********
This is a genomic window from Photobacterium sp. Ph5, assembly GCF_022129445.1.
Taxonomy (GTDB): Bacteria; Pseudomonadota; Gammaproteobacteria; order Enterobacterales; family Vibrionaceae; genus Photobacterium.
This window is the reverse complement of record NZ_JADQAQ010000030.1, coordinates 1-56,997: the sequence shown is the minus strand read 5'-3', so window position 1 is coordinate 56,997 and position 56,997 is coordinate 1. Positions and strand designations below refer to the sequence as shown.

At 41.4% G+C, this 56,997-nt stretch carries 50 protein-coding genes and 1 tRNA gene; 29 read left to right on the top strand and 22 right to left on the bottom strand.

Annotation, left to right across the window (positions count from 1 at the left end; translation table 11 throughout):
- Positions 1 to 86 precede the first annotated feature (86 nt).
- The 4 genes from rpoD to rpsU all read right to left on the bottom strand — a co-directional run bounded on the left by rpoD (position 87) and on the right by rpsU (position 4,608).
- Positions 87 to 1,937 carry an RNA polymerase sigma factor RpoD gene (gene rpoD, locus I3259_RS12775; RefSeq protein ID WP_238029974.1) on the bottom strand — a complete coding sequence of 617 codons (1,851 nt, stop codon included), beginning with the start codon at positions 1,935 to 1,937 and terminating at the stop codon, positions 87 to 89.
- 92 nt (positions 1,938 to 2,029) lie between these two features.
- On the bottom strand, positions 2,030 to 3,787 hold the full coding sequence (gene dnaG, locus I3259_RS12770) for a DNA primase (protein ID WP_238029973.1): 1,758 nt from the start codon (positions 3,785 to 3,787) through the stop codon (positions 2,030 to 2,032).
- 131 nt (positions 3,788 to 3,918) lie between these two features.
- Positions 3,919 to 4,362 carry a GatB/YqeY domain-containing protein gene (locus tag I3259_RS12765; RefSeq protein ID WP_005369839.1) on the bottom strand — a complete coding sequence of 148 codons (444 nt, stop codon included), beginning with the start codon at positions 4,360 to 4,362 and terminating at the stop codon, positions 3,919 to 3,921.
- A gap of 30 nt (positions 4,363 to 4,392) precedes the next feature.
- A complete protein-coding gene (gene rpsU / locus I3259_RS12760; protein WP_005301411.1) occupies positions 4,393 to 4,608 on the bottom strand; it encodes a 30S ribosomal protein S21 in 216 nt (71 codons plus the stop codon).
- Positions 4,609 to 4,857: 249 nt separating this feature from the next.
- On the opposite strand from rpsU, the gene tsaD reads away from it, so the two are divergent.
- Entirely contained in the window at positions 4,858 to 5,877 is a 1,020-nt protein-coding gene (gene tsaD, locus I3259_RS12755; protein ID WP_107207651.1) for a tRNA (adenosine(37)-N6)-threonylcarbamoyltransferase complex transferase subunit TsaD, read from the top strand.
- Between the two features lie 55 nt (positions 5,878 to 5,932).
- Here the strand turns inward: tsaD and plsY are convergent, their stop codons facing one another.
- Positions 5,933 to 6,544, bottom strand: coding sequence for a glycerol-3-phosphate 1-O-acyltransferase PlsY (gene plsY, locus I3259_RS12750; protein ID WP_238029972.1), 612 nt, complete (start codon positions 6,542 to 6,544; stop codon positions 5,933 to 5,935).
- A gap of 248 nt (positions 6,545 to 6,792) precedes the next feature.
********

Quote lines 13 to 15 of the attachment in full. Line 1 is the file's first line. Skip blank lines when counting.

- A gap of 30 nt (positions 4,363 to 4,392) precedes the next feature.
- A complete protein-coding gene (gene rpsU / locus I3259_RS12760; protein WP_005301411.1) occupies positions 4,393 to 4,608 on the bottom strand; it encodes a 30S ribosomal protein S21 in 216 nt (71 codons plus the stop codon).
- Positions 4,609 to 4,857: 249 nt separating this feature from the next.